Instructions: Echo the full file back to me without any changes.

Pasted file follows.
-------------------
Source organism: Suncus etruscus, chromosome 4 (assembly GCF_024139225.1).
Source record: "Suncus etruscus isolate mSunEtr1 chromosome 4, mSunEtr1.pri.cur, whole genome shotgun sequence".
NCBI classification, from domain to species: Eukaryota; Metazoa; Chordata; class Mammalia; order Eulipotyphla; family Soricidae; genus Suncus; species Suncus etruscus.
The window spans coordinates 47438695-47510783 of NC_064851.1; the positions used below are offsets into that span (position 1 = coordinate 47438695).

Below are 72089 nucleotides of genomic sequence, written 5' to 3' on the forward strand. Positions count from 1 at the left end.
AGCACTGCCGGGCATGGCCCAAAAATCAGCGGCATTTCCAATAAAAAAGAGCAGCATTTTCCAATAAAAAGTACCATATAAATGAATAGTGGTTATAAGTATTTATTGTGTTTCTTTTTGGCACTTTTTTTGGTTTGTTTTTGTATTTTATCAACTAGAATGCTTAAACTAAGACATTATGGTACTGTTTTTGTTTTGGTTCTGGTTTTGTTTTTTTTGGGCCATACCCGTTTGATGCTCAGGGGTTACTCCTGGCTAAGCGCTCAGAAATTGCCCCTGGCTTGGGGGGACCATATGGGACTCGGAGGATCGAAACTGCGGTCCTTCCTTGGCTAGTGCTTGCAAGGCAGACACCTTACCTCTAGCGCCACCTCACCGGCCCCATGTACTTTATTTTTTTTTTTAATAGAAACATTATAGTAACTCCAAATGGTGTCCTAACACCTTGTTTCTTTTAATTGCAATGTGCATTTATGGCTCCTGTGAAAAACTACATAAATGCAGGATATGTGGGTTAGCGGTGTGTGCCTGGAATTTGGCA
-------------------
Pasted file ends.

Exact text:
Source organism: Suncus etruscus, chromosome 4 (assembly GCF_024139225.1).
Source record: "Suncus etruscus isolate mSunEtr1 chromosome 4, mSunEtr1.pri.cur, whole genome shotgun sequence".
NCBI classification, from domain to species: Eukaryota; Metazoa; Chordata; class Mammalia; order Eulipotyphla; family Soricidae; genus Suncus; species Suncus etruscus.
The window spans coordinates 47438695-47510783 of NC_064851.1; the positions used below are offsets into that span (position 1 = coordinate 47438695).

Below are 72089 nucleotides of genomic sequence, written 5' to 3' on the forward strand. Positions count from 1 at the left end.
AGCACTGCCGGGCATGGCCCAAAAATCAGCGGCATTTCCAATAAAAAAGAGCAGCATTTTCCAATAAAAAGTACCATATAAATGAATAGTGGTTATAAGTATTTATTGTGTTTCTTTTTGGCACTTTTTTTGGTTTGTTTTTGTATTTTATCAACTAGAATGCTTAAACTAAGACATTATGGTACTGTTTTTGTTTTGGTTCTGGTTTTGTTTTTTTTGGGCCATACCCGTTTGATGCTCAGGGGTTACTCCTGGCTAAGCGCTCAGAAATTGCCCCTGGCTTGGGGGGACCATATGGGACTCGGAGGATCGAAACTGCGGTCCTTCCTTGGCTAGTGCTTGCAAGGCAGACACCTTACCTCTAGCGCCACCTCACCGGCCCCATGTACTTTATTTTTTTTTTTAATAGAAACATTATAGTAACTCCAAATGGTGTCCTAACACCTTGTTTCTTTTAATTGCAATGTGCATTTATGGCTCCTGTGAAAAACTACATAAATGCAGGATATGTGGGTTAGCGGTGTGTGCCTGGAATTTGGCA